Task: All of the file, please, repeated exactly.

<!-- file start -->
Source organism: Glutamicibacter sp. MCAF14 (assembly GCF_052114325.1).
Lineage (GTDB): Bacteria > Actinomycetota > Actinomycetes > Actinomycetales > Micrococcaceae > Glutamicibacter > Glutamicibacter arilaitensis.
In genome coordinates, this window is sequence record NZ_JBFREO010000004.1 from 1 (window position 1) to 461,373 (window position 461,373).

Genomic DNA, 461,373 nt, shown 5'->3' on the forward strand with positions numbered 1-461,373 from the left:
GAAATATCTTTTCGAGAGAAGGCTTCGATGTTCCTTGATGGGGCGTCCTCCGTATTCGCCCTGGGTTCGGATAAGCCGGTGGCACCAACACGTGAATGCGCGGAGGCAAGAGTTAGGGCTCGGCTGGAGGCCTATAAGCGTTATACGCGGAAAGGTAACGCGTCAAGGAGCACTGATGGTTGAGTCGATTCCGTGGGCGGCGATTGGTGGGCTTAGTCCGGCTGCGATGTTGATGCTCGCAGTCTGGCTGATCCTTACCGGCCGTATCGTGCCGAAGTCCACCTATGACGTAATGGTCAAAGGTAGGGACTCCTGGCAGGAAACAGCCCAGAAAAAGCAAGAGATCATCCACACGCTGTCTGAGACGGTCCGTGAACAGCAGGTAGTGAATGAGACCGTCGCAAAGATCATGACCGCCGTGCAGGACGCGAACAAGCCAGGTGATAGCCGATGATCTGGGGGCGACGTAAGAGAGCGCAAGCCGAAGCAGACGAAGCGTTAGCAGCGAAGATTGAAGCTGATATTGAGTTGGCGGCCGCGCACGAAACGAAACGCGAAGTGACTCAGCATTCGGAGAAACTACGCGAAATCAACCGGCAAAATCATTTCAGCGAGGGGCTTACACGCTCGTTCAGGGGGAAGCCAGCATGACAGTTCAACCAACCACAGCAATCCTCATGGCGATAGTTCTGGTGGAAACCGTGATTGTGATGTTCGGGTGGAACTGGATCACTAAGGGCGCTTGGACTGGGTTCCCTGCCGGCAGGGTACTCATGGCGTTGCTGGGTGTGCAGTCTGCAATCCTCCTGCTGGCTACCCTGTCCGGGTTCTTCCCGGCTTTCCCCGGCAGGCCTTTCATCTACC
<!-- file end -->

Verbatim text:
Source organism: Glutamicibacter sp. MCAF14 (assembly GCF_052114325.1).
Lineage (GTDB): Bacteria > Actinomycetota > Actinomycetes > Actinomycetales > Micrococcaceae > Glutamicibacter > Glutamicibacter arilaitensis.
In genome coordinates, this window is sequence record NZ_JBFREO010000004.1 from 1 (window position 1) to 461,373 (window position 461,373).

Genomic DNA, 461,373 nt, shown 5'->3' on the forward strand with positions numbered 1-461,373 from the left:
GAAATATCTTTTCGAGAGAAGGCTTCGATGTTCCTTGATGGGGCGTCCTCCGTATTCGCCCTGGGTTCGGATAAGCCGGTGGCACCAACACGTGAATGCGCGGAGGCAAGAGTTAGGGCTCGGCTGGAGGCCTATAAGCGTTATACGCGGAAAGGTAACGCGTCAAGGAGCACTGATGGTTGAGTCGATTCCGTGGGCGGCGATTGGTGGGCTTAGTCCGGCTGCGATGTTGATGCTCGCAGTCTGGCTGATCCTTACCGGCCGTATCGTGCCGAAGTCCACCTATGACGTAATGGTCAAAGGTAGGGACTCCTGGCAGGAAACAGCCCAGAAAAAGCAAGAGATCATCCACACGCTGTCTGAGACGGTCCGTGAACAGCAGGTAGTGAATGAGACCGTCGCAAAGATCATGACCGCCGTGCAGGACGCGAACAAGCCAGGTGATAGCCGATGATCTGGGGGCGACGTAAGAGAGCGCAAGCCGAAGCAGACGAAGCGTTAGCAGCGAAGATTGAAGCTGATATTGAGTTGGCGGCCGCGCACGAAACGAAACGCGAAGTGACTCAGCATTCGGAGAAACTACGCGAAATCAACCGGCAAAATCATTTCAGCGAGGGGCTTACACGCTCGTTCAGGGGGAAGCCAGCATGACAGTTCAACCAACCACAGCAATCCTCATGGCGATAGTTCTGGTGGAAACCGTGATTGTGATGTTCGGGTGGAACTGGATCACTAAGGGCGCTTGGACTGGGTTCCCTGCCGGCAGGGTACTCATGGCGTTGCTGGGTGTGCAGTCTGCAATCCTCCTGCTGGCTACCCTGTCCGGGTTCTTCCCGGCTTTCCCCGGCAGGCCTTTCATCTACC